The 55-test veteran hurt his ankle playing for the Queensland Reds in round 11 of the Super Rugby tournament and had carried the injury into training for the Wallabies’ three-test series against France, the Australian Rugby Union said in a media release on Sunday.
“Scans late last week confirmed a pre-existing injury to the upper part of his ankle had not healed sufficiently and as a result medical staff from both the … Wallabies and Queensland Reds agreed that surgery would be the best course of action,” the ARU said.
Genia may be sidelined for up to eight weeks, which would leave him well short of match fitness for the Wallabies’ Rugby Championship opener against New Zealand on Aug. 16.
Though rarely firing for the Reds this season, the 26-year-old’s omission from the first two tests raised eyebrows, with his injury kept under wraps.
“Will has demonstrated enormous mental fortitude to play through the injury although it has reached a point where it’s important he gets it surgically repaired so that he can get back to 100 percent fitness,” Australia coach Ewen McKenzie said in the ARU statement.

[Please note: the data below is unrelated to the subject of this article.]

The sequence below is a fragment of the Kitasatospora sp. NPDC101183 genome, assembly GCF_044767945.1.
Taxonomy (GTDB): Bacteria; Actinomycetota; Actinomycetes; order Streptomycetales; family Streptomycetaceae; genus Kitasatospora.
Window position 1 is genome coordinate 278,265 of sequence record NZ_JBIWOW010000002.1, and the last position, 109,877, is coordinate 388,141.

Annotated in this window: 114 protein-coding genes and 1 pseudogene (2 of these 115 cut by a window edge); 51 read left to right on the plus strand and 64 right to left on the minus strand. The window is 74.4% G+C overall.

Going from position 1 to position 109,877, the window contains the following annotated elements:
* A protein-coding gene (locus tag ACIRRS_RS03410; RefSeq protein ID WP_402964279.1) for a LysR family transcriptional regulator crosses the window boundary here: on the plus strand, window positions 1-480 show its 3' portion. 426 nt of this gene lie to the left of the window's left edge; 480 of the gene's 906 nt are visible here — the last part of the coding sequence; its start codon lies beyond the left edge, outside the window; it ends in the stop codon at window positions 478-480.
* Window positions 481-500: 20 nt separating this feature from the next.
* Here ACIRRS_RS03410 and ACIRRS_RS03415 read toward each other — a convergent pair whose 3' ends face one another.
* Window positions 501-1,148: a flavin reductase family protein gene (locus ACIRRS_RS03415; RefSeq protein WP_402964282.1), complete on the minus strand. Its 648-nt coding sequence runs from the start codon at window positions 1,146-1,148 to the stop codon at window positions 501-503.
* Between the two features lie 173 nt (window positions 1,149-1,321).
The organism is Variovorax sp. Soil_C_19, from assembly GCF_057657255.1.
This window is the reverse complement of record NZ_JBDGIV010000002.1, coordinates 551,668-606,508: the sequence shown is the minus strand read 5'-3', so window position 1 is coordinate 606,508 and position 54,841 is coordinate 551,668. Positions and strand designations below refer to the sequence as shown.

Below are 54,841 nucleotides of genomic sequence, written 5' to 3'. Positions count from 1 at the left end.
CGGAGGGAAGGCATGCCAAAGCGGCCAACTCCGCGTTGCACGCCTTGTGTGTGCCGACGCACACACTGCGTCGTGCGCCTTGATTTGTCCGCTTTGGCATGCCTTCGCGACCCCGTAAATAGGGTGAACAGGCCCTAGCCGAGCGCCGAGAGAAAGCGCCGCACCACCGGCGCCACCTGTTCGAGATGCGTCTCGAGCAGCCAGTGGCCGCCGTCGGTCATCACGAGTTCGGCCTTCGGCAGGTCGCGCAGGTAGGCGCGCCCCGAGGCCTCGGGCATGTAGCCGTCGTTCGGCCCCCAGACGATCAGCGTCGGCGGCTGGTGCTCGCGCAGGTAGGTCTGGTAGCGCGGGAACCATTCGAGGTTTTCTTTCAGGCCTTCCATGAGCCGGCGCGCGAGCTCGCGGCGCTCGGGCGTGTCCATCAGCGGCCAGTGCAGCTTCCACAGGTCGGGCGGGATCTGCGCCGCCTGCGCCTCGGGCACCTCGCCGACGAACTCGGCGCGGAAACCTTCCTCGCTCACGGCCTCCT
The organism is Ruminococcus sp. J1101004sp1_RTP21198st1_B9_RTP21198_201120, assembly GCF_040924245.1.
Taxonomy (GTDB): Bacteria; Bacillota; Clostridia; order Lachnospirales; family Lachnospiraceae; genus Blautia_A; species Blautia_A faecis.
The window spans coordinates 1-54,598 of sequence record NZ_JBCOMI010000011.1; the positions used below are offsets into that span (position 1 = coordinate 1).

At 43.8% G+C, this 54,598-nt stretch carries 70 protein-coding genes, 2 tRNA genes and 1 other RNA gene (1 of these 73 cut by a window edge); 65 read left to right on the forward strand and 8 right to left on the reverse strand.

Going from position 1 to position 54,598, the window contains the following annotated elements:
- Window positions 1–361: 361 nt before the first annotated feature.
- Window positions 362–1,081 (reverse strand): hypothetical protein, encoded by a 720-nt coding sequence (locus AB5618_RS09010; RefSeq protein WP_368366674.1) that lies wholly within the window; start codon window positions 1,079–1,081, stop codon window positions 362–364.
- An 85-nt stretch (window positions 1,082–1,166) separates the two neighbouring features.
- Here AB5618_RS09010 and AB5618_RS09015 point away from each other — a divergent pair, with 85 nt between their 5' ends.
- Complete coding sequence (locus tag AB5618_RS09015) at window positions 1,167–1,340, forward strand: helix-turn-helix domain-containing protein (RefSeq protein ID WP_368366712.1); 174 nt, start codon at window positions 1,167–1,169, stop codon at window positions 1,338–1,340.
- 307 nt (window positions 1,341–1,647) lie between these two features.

“We’ve seen before how committed Will is when undergoing rehab and I would expect him to work hard to be available for selection when we begin our … Rugby Championship campaign.”
McKenzie has picked ACT Brumbies’ Nic White as his starting scrumhalf against Les Bleus, with New South Wales Waratahs’ Nick Phipps on the bench.
Australia edged France 6-0 in a dour contest in Melbourne on Saturday to seal the series 2-0 ahead of the final match in Sydney this week, but White had a poor game at Docklands stadium, missing three out of four penalty kicks and struggling to spark a haphazard Wallabies’ attack.
Genia’s withdrawal has opened the door for former Wallabies scrumhalf Luke Burgess to join the squad and add to his 37 caps.
The 30-year-old Burgess played his last test at the 2011 World Cup, but was in solid form for the Melbourne Rebels coming in to the June internationals.
(Reporting by Ian Ransom in Melbourne; Editing by Greg Stutchbury)